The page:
Even in a broader sense, when you're dealing with political theories rather than political parties, this becomes more obvious. The recent bank bailouts are some the best examples of this, as banks, economists and the American Right have been quite loud in their calls for limits to regulation, and yet, when the system goes to shit, suddenly everyone starts saying "they're too big too fall, give them the money". Once the crisis is over and the bail-out's gone through, they immediately return to saying "don't regulate".

Most of all though, the strongest characteristic of the "ight is usally a strong desire to preserve the status quo. The idea is to prevent any real shock or threat to the system, which sometimes requires small concessions to safeguard the overall integrity of the system -- like Obama moving an initiative to allow gays and lesbians to serve in the military.

When you actually scratch the surface, the idea that the Right stands for any sense of liberty becomes a little absurd. Of course there are many on the Left whose politics or political theories have been authoritarian.


No disagreement here except for one point and then a couple observations. The banking bail-out bill was sponsored by and voted for by a Democrat majority. So far as I can tell, too-big-to-fail is as much an outcome of Progressivism as it is Republican crony capitalism. The government's job is to "fix" the market - to grease the wheels and keep the engine of productivity running. To what extent that is Left or Right, remains my question.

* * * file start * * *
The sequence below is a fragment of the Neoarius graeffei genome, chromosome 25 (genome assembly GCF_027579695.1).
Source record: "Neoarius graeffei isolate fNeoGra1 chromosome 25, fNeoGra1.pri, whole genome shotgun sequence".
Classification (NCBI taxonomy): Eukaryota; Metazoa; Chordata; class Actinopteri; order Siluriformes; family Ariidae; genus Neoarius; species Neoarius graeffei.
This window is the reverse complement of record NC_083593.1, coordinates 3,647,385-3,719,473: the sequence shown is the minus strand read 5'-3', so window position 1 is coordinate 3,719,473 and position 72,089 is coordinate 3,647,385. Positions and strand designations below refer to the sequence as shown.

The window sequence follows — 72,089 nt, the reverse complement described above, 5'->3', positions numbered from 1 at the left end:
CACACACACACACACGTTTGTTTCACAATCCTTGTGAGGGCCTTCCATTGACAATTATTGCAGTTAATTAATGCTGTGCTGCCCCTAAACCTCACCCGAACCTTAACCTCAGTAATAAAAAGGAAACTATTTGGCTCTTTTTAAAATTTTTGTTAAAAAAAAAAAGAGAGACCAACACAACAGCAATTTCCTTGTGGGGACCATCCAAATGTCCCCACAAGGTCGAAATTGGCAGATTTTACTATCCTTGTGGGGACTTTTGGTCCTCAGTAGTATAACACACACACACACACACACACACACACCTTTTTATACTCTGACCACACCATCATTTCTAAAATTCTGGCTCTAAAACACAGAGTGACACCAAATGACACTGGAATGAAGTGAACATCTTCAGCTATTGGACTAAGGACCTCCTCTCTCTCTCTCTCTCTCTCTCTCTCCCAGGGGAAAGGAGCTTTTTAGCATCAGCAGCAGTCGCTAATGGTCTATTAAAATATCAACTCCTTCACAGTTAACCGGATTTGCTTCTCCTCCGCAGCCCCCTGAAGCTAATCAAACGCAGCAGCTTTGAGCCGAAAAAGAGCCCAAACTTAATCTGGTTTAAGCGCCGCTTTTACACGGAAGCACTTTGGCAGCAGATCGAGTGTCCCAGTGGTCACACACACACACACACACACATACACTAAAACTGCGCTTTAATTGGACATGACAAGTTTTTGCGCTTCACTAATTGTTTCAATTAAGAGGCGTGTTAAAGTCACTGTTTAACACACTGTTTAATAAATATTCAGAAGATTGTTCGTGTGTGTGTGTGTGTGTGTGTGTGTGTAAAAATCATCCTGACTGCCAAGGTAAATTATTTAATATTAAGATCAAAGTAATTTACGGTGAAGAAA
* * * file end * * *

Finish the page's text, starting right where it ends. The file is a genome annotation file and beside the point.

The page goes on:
Additionally, since we are speaking of the U.S., here Right still contains seeds of Classical Liberalism. Many of them are strongly anti-government. This is where the Republican Party is an odd marriage between working class people and wealthy elites.

The farmers are anti-authoritarian and strongly communitarian. They are typically community oriented in the sense of family, church, and helping their neighbors. They want outside forces out of their lives. Their racist undercurrents and nativism are, so far as I can tell, a simple outgrowth of a suspicion of outside agencies. They border on tribalism. Now, that doesn't mean they subscribe to a coherent and consistent theory of rights. After all, the consensus of a tribe is a very dangerous thing for a lone individual.

Accordingly, they have an uneasy alliance with wealthy elites who on the surface want to limit government interference, but only in so far as it privileges corporations, so they are frequently patsy to the wealthy elites. This is parallel to how minorities and cultural liberals are patsy to the Democrats, who wouldn't have a platform to get elected with if they actually fixed any of the social problems they campaign on.